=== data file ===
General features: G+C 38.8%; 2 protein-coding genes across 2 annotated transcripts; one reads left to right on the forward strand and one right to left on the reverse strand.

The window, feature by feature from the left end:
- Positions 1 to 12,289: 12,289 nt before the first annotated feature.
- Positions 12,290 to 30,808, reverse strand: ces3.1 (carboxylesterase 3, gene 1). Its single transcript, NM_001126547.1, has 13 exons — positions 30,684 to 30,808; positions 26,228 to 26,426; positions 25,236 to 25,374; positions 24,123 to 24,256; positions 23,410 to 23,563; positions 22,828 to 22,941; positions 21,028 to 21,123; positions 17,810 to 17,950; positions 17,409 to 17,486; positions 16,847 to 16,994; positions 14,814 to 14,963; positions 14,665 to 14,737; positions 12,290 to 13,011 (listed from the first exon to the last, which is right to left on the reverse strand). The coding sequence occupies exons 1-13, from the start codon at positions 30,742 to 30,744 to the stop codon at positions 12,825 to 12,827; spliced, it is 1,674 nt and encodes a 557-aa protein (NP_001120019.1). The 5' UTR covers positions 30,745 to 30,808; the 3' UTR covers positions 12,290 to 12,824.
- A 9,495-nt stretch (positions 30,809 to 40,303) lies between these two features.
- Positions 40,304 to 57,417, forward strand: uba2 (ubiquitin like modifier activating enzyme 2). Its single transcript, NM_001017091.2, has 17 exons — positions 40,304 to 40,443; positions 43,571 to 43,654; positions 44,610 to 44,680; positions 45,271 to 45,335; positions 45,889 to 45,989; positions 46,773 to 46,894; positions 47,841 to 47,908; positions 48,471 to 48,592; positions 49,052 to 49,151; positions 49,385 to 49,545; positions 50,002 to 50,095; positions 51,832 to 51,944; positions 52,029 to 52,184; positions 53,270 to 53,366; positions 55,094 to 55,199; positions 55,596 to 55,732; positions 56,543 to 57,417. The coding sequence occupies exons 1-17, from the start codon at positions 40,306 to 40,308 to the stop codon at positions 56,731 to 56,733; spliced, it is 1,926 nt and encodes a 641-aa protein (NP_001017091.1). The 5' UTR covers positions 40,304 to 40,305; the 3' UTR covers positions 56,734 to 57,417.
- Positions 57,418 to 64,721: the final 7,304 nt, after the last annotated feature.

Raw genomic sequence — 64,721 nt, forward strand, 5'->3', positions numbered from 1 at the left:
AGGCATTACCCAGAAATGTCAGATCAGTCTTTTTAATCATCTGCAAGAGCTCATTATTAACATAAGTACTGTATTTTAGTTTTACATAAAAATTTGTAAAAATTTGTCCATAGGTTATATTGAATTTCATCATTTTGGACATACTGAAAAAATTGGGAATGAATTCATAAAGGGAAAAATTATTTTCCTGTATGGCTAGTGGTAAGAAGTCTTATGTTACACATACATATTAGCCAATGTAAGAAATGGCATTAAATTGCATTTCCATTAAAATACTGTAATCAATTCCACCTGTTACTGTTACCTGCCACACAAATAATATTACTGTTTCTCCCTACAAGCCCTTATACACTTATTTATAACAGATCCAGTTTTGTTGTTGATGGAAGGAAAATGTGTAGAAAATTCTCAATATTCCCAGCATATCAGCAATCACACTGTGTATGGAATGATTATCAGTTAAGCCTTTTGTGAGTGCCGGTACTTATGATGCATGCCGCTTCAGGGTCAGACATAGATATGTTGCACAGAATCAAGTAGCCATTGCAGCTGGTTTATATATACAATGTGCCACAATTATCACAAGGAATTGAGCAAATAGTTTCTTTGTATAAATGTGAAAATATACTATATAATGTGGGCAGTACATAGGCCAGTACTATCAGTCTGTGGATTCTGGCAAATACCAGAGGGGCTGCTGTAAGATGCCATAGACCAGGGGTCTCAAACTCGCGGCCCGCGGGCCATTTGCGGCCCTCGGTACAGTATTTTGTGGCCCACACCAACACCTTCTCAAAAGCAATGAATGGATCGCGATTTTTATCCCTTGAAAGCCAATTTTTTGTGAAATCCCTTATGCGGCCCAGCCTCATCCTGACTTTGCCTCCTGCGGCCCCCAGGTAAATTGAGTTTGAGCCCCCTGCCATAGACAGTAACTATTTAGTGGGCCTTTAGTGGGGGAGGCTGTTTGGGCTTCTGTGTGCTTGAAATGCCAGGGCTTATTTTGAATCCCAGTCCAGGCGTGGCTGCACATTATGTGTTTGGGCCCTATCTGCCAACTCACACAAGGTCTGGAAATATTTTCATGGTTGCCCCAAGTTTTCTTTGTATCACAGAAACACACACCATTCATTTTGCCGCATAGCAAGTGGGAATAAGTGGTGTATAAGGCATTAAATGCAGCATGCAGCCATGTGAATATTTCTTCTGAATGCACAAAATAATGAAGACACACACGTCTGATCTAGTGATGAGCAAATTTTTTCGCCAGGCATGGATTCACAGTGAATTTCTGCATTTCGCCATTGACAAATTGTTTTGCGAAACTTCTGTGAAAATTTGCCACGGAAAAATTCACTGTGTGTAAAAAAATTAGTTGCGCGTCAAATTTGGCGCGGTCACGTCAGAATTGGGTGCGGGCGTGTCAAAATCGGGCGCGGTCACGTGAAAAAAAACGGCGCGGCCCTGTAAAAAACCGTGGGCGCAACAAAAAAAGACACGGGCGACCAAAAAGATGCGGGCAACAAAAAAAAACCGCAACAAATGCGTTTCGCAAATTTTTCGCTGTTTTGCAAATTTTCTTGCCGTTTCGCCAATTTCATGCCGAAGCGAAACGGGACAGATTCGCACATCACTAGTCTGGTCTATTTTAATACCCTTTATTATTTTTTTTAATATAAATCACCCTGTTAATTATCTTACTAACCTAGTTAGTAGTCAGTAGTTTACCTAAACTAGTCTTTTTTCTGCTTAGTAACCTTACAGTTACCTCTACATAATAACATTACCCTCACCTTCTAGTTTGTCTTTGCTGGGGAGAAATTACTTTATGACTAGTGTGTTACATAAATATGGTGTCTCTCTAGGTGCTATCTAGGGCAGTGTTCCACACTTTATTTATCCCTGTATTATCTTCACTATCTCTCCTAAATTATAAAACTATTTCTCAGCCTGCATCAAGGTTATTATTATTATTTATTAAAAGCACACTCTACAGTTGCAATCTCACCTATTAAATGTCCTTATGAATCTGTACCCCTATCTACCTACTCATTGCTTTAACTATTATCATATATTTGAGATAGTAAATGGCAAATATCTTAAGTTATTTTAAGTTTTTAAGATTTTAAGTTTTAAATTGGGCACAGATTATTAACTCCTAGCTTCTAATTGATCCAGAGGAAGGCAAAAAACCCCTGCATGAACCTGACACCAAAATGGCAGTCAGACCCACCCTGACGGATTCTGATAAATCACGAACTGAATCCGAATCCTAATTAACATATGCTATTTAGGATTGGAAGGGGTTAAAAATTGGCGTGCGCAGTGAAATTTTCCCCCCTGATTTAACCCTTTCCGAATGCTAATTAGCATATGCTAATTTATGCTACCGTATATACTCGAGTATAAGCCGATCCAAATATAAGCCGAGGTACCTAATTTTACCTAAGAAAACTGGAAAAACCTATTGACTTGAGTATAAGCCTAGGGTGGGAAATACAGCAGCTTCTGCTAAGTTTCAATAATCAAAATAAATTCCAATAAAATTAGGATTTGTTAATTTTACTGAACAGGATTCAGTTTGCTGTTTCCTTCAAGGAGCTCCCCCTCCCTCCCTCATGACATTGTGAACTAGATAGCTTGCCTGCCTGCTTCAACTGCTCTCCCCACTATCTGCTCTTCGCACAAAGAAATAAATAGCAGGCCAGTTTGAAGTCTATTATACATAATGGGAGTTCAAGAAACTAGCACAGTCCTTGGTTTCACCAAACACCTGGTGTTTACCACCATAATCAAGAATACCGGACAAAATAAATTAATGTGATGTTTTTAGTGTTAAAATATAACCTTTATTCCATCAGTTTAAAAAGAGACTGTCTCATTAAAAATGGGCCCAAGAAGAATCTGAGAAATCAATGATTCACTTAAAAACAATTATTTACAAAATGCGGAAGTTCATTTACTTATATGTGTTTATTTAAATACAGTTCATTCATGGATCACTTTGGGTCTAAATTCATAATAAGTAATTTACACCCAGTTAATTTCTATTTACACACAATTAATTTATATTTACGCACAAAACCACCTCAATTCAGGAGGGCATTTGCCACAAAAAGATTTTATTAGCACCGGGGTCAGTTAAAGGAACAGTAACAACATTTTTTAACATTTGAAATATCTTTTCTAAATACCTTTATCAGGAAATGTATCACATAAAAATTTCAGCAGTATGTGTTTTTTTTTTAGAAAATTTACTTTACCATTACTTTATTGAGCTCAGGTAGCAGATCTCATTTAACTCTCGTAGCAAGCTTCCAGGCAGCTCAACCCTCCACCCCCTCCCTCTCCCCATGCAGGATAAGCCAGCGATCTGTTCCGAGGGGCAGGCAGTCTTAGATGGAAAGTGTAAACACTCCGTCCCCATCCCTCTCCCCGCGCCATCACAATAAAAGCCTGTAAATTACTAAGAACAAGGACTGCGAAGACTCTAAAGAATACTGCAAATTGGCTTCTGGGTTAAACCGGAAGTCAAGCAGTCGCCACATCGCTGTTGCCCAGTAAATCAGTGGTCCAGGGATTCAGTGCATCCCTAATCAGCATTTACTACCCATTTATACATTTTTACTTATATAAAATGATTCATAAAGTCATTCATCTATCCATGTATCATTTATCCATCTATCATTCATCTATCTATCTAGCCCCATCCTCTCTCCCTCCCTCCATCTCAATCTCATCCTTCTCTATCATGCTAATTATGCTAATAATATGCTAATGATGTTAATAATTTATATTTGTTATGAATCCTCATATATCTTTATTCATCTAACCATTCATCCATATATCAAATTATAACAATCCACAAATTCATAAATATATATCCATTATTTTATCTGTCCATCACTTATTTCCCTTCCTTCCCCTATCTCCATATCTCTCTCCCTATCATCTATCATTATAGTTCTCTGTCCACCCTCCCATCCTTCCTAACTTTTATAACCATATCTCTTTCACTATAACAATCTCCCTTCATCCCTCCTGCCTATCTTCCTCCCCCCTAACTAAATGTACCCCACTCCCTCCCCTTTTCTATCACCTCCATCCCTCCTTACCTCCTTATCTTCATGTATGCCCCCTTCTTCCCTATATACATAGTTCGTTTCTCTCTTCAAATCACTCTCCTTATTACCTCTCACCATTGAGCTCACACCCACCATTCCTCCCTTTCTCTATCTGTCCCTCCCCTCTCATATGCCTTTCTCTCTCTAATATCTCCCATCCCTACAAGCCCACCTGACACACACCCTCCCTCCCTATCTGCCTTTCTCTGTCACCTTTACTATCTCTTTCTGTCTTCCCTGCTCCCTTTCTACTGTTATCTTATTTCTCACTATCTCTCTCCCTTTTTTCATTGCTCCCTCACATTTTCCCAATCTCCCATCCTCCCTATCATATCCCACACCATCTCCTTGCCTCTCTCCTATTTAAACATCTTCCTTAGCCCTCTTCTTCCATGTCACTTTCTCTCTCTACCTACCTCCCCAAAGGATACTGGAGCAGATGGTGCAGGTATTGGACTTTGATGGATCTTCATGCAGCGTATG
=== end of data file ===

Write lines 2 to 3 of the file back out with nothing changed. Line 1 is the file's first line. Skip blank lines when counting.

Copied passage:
The window, feature by feature from the left end:
- Positions 1 to 12,289: 12,289 nt before the first annotated feature.